I recently bought a 1 lb. bag of DryTec calcium hypchlorite through Amazon. When I repackaged it for long-term storage I noticed there was very little chlorine odor. I made a 1/2 gal. per directions for stock. I poured the stock directly on the tail of a non-colorfast shirt (bright red that already had white spots from a sodium hyphochlorite spill) and left it for hours; it didn’t even lighten the color. I don’t know any other way to test the amount of available chlorine that I have on hand, but I am deeply concerned that a lot of people who think they have excellent water purification stored for the future are going to get sick due to the failure of the calcium hypochlorite. – K.M.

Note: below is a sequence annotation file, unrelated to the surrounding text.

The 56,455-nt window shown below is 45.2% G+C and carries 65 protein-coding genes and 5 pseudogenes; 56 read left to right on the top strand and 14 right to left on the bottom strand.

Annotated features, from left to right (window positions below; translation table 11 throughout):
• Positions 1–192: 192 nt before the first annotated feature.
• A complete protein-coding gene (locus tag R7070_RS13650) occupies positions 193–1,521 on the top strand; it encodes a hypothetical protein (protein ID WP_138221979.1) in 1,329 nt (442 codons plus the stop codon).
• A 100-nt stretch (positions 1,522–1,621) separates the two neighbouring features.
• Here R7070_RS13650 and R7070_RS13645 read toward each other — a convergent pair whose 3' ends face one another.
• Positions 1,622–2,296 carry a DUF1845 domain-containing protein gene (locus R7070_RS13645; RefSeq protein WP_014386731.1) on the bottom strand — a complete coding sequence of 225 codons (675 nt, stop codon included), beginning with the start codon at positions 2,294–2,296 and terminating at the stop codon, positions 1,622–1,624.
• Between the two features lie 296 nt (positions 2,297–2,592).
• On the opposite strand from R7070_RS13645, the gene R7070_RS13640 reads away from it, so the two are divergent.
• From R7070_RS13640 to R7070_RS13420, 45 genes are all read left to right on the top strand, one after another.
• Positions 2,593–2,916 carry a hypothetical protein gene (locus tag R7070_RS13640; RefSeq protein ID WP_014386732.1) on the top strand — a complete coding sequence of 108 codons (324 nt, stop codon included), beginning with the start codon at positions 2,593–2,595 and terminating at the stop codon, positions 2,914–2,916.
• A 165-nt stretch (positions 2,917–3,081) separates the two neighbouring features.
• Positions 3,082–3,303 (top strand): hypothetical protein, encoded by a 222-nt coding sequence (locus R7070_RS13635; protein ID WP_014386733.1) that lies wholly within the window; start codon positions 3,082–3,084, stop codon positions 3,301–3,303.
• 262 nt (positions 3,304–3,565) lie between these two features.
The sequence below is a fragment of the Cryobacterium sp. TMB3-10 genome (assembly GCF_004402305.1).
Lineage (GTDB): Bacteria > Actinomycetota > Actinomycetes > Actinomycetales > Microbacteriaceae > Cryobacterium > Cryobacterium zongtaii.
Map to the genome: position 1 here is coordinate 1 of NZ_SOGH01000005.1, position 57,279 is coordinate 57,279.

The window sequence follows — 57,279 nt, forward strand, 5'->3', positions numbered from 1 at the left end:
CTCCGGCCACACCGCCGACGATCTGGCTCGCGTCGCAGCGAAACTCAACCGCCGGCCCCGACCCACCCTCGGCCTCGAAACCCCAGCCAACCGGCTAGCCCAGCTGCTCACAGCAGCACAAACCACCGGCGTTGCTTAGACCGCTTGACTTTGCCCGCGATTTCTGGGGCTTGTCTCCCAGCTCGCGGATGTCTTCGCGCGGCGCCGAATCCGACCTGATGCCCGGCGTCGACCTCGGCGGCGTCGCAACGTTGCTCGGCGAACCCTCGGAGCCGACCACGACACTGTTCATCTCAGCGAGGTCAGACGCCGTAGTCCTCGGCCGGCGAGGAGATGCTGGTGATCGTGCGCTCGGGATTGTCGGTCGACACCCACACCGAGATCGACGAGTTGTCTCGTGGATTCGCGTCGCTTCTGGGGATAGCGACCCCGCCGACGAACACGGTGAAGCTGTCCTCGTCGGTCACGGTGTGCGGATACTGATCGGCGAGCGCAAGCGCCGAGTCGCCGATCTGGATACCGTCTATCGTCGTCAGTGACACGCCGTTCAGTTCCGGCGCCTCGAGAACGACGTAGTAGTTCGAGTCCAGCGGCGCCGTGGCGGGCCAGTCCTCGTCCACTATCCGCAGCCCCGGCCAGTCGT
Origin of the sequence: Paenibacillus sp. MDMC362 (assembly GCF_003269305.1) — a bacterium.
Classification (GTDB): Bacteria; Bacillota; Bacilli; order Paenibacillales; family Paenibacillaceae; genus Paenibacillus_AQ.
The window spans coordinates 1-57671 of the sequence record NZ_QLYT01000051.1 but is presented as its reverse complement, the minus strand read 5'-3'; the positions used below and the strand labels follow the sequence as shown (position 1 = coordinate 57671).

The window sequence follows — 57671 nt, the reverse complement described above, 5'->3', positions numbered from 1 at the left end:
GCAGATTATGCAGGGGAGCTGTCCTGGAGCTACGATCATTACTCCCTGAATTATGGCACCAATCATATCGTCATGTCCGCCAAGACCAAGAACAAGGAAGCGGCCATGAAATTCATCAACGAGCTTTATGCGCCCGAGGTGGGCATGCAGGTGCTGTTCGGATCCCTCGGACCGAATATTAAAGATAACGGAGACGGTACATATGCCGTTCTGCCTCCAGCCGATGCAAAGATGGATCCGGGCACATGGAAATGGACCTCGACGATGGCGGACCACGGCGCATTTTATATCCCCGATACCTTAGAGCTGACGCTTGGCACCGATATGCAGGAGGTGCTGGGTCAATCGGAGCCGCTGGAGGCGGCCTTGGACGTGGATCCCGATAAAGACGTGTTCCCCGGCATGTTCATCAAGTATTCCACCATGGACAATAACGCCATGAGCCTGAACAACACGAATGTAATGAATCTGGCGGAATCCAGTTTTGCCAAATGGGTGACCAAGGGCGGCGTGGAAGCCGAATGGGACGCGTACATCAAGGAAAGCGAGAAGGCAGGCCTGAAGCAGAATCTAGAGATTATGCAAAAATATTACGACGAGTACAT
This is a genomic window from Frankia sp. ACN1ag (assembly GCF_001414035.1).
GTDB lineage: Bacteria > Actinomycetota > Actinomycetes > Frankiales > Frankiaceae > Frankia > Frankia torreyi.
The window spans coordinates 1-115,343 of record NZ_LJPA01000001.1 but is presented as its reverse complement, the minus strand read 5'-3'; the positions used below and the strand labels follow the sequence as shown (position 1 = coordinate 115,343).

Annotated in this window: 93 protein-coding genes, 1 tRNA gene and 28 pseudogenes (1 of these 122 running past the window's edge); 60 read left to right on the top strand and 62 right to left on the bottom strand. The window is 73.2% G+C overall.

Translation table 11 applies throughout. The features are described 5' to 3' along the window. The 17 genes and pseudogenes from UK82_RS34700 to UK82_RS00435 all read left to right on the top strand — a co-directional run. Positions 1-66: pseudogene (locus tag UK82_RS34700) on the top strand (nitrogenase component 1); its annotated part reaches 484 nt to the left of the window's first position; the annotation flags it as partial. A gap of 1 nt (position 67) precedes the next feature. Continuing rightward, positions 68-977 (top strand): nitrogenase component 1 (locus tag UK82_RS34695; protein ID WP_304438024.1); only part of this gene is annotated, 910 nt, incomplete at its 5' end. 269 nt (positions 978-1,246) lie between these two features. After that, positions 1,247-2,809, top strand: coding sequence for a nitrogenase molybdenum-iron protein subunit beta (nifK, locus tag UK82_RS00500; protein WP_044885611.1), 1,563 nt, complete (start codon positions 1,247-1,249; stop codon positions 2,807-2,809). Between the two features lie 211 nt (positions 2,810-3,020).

HJL Responds: Thanks for that feedback. That is an excellent reason for testing and sampling your long-term preps while you have the ability to replace the defective items. Once your ability to replace the items is gone, the need for constant sampling is certainly lessened, but until then you should be regularly testing your ability to “make do”. You will often hear of “Grid-down” challenges, where families will simply turn the power off for the weekend and live as if something had actually happened. You will be amazed at how often well-laid plans don’t quite work out the way you had envisioned. The peace of mind brought about by expending a couple hundred dollars every year on things you consume is well worth it.